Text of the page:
N2 - Local service centres play a vital role in shaping the quality of life in urban neighbourhoods. They offer access to essential everyday services (shops, education, healthcare, personal services) and to public spaces. If they are properly planned and managed, they can bring particular added values to a local community, such as social integration and territorial identification. The history of urban planning has produced several patterns of local service centres (ancient agora, mediaeval market square, neighbourhood unit, modern agora) but today a question arises: how can a local service centre be successfully planned and organised in post-modern political practice? How can its potential be realised and the ever-changing needs, expectations and preferences of local communities be met? Who should be involved in those processes? To answer those questions in this paper we refer to citizen participation and public communication concepts, where selecting the appropriate stakeholders emerges as a necessary starting point for effective urban governance. We present the results of in-depth interviews with local actors (local authorities, municipality officials, town planners, non-governmental organisations, local leaders) in Poland (Wrocław, Siechnice, Ostrów Wielkopolski, Warszawa and Zabierzów), Czech Republic (Prague) and Denmark (Copenhagen). Depending on the specific local context, various stakeholders are perceived as essential to the decision-making process. The power relations and problems encountered in implementing public policy in particular locations have been summarised in three sections: relationships between stakeholders, leadership, and good practices. The paper concludes with a list of typical actors who should be involved in planning, building and managing a local service centre in an urbanised neigh-bourhood.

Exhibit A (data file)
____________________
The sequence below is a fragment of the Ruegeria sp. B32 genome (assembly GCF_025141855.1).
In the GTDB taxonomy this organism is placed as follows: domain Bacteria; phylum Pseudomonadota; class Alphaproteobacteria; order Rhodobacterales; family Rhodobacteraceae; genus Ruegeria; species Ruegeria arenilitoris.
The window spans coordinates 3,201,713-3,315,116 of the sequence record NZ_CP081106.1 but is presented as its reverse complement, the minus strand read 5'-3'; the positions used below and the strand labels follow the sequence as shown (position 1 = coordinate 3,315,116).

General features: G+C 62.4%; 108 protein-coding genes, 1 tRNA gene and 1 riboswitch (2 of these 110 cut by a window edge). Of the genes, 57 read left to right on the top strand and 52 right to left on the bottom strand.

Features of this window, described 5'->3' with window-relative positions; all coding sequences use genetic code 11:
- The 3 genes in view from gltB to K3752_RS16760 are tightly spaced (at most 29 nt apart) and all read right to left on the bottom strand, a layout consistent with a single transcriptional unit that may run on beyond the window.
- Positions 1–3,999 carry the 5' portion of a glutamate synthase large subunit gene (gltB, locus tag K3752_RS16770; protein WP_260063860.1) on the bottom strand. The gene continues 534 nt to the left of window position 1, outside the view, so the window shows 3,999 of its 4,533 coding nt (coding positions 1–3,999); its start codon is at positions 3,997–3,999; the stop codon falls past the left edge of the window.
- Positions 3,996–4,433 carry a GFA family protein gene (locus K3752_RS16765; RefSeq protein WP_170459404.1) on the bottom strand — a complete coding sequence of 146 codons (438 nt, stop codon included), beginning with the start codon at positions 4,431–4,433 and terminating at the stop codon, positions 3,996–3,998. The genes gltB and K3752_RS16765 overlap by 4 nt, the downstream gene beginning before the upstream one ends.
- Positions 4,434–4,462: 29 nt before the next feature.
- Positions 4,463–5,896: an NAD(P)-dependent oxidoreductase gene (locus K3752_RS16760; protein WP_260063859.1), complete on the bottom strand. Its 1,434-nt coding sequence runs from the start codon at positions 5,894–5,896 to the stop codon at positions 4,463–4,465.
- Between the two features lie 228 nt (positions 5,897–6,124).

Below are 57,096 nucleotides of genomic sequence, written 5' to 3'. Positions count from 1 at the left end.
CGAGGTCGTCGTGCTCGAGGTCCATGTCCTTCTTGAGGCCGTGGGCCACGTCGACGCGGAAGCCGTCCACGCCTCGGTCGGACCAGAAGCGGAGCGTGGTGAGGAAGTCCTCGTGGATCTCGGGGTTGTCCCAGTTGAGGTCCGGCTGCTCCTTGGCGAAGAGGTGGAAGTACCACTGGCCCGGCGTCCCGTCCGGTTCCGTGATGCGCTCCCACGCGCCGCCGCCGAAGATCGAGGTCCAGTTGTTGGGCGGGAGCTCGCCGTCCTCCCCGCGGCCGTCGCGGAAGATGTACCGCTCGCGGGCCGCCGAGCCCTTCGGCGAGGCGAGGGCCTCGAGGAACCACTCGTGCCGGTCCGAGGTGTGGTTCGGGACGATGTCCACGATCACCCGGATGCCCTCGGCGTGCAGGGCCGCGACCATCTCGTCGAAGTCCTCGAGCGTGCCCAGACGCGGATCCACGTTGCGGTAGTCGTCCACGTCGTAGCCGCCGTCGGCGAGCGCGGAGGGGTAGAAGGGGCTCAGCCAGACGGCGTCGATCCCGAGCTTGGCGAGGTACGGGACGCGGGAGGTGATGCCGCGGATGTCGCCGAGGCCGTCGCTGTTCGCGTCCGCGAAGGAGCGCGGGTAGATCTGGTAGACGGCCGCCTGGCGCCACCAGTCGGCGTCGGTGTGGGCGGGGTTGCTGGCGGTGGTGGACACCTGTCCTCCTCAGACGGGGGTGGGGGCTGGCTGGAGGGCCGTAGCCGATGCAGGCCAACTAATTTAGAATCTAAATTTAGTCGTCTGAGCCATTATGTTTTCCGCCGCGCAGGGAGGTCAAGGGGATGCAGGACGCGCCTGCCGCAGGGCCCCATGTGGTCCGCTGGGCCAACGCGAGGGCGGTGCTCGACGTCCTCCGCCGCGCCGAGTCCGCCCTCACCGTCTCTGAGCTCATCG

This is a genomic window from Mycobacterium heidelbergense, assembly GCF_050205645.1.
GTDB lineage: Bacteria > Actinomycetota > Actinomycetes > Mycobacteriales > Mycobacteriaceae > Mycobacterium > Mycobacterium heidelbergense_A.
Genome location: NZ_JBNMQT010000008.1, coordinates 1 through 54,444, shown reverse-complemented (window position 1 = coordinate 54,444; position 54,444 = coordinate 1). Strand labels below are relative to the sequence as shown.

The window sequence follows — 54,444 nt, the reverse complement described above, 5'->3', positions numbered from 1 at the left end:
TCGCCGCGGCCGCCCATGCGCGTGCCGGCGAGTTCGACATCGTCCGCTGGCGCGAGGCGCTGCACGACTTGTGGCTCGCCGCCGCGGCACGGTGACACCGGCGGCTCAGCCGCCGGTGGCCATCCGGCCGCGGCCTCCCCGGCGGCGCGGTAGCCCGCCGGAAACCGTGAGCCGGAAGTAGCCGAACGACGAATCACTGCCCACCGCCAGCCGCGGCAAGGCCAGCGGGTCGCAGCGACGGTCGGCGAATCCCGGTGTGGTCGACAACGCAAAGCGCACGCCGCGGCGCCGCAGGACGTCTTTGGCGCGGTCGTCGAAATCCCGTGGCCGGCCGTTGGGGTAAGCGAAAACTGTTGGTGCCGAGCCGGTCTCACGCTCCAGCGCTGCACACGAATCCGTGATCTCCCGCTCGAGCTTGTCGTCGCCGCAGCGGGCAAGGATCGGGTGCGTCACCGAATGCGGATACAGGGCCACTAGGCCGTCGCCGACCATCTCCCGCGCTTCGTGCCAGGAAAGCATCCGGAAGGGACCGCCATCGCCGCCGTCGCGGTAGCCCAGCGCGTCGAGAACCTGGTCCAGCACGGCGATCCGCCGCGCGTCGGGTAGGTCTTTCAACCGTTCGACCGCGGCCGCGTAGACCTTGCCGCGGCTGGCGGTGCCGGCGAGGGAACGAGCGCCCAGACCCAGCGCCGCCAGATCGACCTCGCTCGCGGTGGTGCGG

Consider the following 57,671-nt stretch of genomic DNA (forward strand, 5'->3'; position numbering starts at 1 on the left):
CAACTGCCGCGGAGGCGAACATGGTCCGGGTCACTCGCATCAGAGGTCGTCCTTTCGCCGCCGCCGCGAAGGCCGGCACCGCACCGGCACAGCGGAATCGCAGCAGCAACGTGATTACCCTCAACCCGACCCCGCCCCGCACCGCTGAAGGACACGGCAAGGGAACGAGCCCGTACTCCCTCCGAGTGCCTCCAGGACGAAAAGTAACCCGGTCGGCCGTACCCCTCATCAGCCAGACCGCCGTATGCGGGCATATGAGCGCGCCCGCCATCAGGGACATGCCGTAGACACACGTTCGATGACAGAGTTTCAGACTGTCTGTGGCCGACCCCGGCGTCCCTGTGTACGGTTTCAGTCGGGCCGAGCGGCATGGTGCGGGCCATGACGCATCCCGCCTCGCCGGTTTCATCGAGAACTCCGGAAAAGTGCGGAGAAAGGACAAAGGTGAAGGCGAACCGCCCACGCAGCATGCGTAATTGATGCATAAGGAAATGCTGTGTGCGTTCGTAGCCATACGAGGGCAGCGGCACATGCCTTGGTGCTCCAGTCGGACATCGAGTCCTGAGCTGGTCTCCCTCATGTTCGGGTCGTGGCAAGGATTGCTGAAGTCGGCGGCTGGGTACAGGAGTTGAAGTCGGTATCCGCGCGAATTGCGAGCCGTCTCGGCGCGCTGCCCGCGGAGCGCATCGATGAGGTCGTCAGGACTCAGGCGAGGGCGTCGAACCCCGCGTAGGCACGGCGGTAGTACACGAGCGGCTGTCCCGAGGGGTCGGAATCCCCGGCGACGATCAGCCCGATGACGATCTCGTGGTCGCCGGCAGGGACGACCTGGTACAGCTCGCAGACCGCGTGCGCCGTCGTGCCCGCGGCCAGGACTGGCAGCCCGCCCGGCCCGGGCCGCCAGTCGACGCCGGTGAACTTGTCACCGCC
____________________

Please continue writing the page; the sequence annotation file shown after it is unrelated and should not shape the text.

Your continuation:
AB - Local service centres play a vital role in shaping the quality of life in urban neighbourhoods. They offer access to essential everyday services (shops, education, healthcare, personal services) and to public spaces. If they are properly planned and managed, they can bring particular added values to a local community, such as social integration and territorial identification. The history of urban planning has produced several patterns of local service centres (ancient agora, mediaeval market square, neighbourhood unit, modern agora) but today a question arises: how can a local service centre be successfully planned and organised in post-modern political practice? How can its potential be realised and the ever-changing needs, expectations and preferences of local communities be met? Who should be involved in those processes? To answer those questions in this paper we refer to citizen participation and public communication concepts, where selecting the appropriate stakeholders emerges as a necessary starting point for effective urban governance. We present the results of in-depth interviews with local actors (local authorities, municipality officials, town planners, non-governmental organisations, local leaders) in Poland (Wrocław, Siechnice, Ostrów Wielkopolski, Warszawa and Zabierzów), Czech Republic (Prague) and Denmark (Copenhagen). Depending on the specific local context, various stakeholders are perceived as essential to the decision-making process. The power relations and problems encountered in implementing public policy in particular locations have been summarised in three sections: relationships between stakeholders, leadership, and good practices. The paper concludes with a list of typical actors who should be involved in planning, building and managing a local service centre in an urbanised neigh-bourhood.

KW - bygeografi

KW - serviceforsyning

KW - Livskvalitet

U2 - 10.2478/bog-2019-0006

DO - 10.2478/bog-2019-0006

M3 - Journal article

VL - 43

SP - 91

EP - 106

JO - Bulletin of Geography. Socio-Economic Series

JF - Bulletin of Geography. Socio-Economic Series

SN - 1732-4254

IS - 1

ER -